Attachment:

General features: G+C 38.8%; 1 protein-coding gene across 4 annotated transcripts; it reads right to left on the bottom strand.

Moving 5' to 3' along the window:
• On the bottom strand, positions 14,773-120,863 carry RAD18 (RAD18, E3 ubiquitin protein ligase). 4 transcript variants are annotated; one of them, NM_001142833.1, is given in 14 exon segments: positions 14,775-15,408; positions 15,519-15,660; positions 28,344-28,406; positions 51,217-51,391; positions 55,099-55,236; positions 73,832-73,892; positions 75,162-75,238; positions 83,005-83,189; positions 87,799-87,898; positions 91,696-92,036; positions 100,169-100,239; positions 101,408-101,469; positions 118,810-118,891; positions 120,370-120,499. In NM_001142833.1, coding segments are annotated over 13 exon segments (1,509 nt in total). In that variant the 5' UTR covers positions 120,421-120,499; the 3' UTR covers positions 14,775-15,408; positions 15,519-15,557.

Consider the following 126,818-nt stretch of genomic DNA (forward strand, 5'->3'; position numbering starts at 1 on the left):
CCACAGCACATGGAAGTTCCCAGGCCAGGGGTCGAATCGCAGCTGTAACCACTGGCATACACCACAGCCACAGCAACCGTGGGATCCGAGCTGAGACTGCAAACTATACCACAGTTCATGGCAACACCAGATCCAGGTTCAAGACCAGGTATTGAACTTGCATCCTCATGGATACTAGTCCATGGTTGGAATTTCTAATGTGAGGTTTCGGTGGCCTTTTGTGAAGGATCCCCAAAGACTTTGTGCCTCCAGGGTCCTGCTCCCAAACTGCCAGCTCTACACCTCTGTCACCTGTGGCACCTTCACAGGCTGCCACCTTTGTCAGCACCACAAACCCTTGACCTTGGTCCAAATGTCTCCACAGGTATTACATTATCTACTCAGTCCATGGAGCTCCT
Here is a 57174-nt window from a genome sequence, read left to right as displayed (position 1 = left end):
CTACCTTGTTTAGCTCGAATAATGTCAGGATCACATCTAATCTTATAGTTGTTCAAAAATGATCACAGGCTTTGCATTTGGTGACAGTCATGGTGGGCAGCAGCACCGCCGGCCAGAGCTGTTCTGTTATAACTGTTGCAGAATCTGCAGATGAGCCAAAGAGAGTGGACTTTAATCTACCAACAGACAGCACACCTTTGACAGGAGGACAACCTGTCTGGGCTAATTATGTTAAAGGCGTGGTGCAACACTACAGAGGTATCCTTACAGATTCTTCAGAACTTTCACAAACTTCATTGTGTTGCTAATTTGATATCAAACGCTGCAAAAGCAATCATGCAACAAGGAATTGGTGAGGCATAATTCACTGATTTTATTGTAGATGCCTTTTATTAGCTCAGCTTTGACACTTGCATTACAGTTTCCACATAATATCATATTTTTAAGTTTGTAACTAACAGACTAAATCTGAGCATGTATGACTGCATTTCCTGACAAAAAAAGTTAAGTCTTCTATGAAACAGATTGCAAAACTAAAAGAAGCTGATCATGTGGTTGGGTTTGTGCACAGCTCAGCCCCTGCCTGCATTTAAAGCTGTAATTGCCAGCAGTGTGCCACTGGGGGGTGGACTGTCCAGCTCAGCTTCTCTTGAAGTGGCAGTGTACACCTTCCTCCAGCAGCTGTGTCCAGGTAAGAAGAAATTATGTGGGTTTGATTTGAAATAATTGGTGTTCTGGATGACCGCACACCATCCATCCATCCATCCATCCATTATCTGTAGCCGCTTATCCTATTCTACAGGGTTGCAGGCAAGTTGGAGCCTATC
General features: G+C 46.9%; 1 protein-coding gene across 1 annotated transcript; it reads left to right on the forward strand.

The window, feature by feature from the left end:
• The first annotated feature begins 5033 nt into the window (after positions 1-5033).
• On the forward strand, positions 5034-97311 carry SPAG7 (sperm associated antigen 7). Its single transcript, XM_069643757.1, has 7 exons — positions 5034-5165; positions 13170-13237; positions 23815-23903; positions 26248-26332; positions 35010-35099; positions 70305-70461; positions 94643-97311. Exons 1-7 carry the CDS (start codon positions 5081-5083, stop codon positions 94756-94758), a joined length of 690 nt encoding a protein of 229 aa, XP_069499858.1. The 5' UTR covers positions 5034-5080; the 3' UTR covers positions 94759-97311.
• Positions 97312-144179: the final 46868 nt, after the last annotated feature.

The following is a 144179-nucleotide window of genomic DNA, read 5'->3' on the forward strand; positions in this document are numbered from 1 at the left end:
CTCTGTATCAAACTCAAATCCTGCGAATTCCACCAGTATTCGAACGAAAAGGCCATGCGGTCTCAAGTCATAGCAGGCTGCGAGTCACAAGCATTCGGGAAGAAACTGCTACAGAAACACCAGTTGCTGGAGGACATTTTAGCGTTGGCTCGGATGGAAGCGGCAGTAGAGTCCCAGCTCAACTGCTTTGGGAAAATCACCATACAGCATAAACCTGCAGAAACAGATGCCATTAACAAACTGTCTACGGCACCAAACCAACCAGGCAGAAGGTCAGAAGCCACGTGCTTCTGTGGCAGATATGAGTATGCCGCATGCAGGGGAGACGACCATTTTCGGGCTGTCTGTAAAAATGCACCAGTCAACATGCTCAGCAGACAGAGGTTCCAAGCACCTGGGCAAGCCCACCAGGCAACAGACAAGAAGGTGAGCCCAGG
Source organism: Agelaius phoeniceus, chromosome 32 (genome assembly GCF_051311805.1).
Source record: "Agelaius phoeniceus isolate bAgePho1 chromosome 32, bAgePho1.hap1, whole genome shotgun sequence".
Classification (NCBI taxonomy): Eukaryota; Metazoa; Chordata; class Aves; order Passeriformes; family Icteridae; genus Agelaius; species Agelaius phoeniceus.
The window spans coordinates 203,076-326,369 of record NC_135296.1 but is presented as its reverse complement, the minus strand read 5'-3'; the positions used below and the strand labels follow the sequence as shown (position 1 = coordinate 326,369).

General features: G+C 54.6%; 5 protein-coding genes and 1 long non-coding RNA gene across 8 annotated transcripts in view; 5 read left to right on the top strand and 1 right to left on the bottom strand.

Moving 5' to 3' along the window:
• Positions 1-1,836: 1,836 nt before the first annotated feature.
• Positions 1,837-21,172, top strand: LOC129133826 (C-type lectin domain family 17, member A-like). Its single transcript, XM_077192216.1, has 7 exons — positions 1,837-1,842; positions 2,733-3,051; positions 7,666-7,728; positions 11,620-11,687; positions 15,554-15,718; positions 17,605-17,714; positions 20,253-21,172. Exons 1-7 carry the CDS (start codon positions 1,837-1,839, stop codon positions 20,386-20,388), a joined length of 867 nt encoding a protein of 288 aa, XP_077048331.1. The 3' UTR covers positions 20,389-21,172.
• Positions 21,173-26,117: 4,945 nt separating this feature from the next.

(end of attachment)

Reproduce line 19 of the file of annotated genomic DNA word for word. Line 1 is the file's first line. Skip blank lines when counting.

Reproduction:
General features: G+C 54.6%; 5 protein-coding genes and 1 long non-coding RNA gene across 8 annotated transcripts in view; 5 read left to right on the top strand and 1 right to left on the bottom strand.